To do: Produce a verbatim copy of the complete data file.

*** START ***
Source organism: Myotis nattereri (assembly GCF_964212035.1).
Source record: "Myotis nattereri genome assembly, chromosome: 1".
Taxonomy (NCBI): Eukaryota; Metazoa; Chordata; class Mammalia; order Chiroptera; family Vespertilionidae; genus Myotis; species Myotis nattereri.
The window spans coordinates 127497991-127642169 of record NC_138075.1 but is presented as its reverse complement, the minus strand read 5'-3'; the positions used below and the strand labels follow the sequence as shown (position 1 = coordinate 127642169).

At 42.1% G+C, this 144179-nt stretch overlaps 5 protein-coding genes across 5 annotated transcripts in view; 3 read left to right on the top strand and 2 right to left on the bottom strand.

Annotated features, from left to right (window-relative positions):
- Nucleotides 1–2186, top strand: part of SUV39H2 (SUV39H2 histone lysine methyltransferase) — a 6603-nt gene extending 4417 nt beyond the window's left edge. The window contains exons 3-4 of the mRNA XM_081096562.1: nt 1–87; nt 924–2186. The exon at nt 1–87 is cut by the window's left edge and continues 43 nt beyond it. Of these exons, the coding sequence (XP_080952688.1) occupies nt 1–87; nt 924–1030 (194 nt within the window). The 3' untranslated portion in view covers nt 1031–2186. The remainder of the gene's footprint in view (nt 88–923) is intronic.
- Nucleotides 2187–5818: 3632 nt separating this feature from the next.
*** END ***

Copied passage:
Source organism: Myotis nattereri (assembly GCF_964212035.1).
Source record: "Myotis nattereri genome assembly, chromosome: 1".
Taxonomy (NCBI): Eukaryota; Metazoa; Chordata; class Mammalia; order Chiroptera; family Vespertilionidae; genus Myotis; species Myotis nattereri.
The window spans coordinates 127497991-127642169 of record NC_138075.1 but is presented as its reverse complement, the minus strand read 5'-3'; the positions used below and the strand labels follow the sequence as shown (position 1 = coordinate 127642169).

At 42.1% G+C, this 144179-nt stretch overlaps 5 protein-coding genes across 5 annotated transcripts in view; 3 read left to right on the top strand and 2 right to left on the bottom strand.

Annotated features, from left to right (window-relative positions):
- Nucleotides 1–2186, top strand: part of SUV39H2 (SUV39H2 histone lysine methyltransferase) — a 6603-nt gene extending 4417 nt beyond the window's left edge. The window contains exons 3-4 of the mRNA XM_081096562.1: nt 1–87; nt 924–2186. The exon at nt 1–87 is cut by the window's left edge and continues 43 nt beyond it. Of these exons, the coding sequence (XP_080952688.1) occupies nt 1–87; nt 924–1030 (194 nt within the window). The 3' untranslated portion in view covers nt 1031–2186. The remainder of the gene's footprint in view (nt 88–923) is intronic.
- Nucleotides 2187–5818: 3632 nt separating this feature from the next.